It is not only the Jamaicans that live on the Island, but those residing abroad as well. I recently ran into a girlfriend that I haven’t seen in a few years who after telling me how much she missed me, promptly asked me for the sandals I was wearing. Initially I didn’t give much thought to it because I knew she had always been a shoe lover like myself, but I was taken aback when we met for dinner the following day where I wore another cute pair and (honest to goodness) she actually looked at my shoes and said, “It’s really those I want. Can I have those too?” Then because she had heard rumors that I might have received an in heritance from the passing of a relative she asked could I not only pay for dinner, but give her a small loan. If it were only her, I would not feel too badly but it happened quite a few times with various friends and relatives who feel because you might have received a windfall of any sort, you are supposed to share and share alike.

Jamaicans have always been known for maintaining their dignity and pride. No matter how difficult things were, we always showed gratitude for whatever little we had, and contentment with anything anyone could do to assist us. We were never ones to beg, con or straight strong-arm others for what they had. Honestly, it been at times embarrassing to hear what some Jamaicans will do to get what they want from you. Before you say that it’s a sign of the times, and that other nationalities do the same thing, let me just say, Jamaicans have always struggled through poverty and strife and yet have always endured with dignity. I would really like to see a shift in the thought process of our people and have them realize that just because you are not complaining, does not mean you are not experiencing hardships too.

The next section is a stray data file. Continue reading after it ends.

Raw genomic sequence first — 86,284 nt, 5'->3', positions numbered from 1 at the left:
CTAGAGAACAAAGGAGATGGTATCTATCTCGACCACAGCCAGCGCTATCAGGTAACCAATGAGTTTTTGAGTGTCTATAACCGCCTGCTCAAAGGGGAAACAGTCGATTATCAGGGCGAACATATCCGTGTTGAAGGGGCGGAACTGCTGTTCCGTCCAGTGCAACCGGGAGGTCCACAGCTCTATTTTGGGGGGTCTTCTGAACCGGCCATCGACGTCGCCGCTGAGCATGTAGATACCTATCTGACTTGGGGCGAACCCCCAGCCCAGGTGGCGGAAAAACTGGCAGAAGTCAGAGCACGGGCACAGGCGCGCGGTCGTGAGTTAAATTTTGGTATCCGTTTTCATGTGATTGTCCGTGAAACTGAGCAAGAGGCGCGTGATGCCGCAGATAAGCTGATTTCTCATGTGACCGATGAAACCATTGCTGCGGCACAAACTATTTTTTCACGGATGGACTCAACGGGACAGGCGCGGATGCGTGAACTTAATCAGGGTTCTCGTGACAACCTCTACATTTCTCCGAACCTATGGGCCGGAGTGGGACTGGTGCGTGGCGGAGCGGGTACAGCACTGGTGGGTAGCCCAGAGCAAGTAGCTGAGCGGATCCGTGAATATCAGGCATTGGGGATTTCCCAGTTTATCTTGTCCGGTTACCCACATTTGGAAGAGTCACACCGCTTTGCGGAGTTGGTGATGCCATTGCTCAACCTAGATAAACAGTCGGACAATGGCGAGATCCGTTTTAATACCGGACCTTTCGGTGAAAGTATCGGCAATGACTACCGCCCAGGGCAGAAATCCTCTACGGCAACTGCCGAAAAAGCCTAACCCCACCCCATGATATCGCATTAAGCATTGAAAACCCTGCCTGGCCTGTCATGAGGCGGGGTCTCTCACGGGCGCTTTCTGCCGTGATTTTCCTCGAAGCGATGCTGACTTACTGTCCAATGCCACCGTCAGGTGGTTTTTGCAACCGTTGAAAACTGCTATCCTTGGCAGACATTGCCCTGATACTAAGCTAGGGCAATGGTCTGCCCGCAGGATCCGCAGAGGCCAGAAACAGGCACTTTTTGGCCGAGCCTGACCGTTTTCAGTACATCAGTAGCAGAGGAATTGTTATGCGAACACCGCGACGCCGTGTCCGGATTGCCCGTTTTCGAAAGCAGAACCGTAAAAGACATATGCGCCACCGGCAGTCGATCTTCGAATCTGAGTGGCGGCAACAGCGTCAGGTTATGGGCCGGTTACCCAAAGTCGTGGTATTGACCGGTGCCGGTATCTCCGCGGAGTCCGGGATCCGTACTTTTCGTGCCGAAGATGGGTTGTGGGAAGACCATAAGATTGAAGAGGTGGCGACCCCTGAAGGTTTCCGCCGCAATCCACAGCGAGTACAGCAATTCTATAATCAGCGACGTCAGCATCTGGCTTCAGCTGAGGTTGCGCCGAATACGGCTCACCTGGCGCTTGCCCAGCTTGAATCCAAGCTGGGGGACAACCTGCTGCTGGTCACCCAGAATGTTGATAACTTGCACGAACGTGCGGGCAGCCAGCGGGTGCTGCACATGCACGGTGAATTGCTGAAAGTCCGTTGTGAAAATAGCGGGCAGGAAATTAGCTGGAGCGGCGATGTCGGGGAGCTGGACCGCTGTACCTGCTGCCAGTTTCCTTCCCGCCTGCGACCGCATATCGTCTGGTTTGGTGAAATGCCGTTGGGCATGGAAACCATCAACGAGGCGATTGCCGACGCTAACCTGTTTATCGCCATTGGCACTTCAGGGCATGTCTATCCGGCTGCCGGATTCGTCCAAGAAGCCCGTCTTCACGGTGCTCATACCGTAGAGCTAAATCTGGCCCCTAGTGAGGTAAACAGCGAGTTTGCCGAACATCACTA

About the author

Devon Harris

Devon Harris was a member of the Jamaican Bobsleigh team and competed in three Winter Olympics; he later joined the army and attended the Royal Military Academy in Sandhurst. Born on Christmas Day, 1964 and raised in a violent ghetto environment in Kingston, Jamaica, the greatest gift Devon Harris ever received was the belief that a positive attitude and a never say die philosophy would carry him farther than a sense of injustice and a heart filled with anger.A graduate of the prestigious Royal Military Academy Sandhurst in England, Devon received a Queen’s Commission in December 1985 and served in the officer corps of the Jamaica Defence Force until December 1992 when he retired as a Captain.At the heart of Devon’s message are the lessons he has learned of the power of persistence over all sorts of obstacles in order to live one's best life. His mission is to bring this message of how everyone can keep on pushing and working for their dreams every day of their professional as well as personal lives.Encouraged by his commanding officer, Devon tried out for and was selected to the first Jamaican bobsled team which competed in the 1988 Olympic Games in Calgary, Canada. Their exploits inspired the Disney blockbuster movie Cool Runnings. Devon also competed in and was captain of the 1992 Winter Olympic Games in Albertville, France and the 1998 Games in Nagano, Japan.The Keep On Pushing Foundation which he founded in 2006 aims to support and enhance the education of kids in disadvantaged communities around the globe by providing practical solutions to the challenges that are preventing them from getting educated.Through the Keep on Pushing Foundation, Devon also works with Right to Play as an athlete ambassador, supporting Right to Play’s efforts in using sports and play in refugee camps around the world to enhance child development and build community capacity.As an ex-serviceman, Devon understands the commitment, sense of duty and sacrifices made by those who volunteer to serve. As a private citizen he is cognizant of the fact that the freedoms he enjoys are paid for by the courage and sacrifice of these men and women. As a result he has also devoted time to visit the troops serving in the Persian Gulf.He is the author of the motivational children’s book, Yes, I Can! and the semi-auto-biographical motivational book Keep On Pushing: Hot Lesson From Cool Runnings.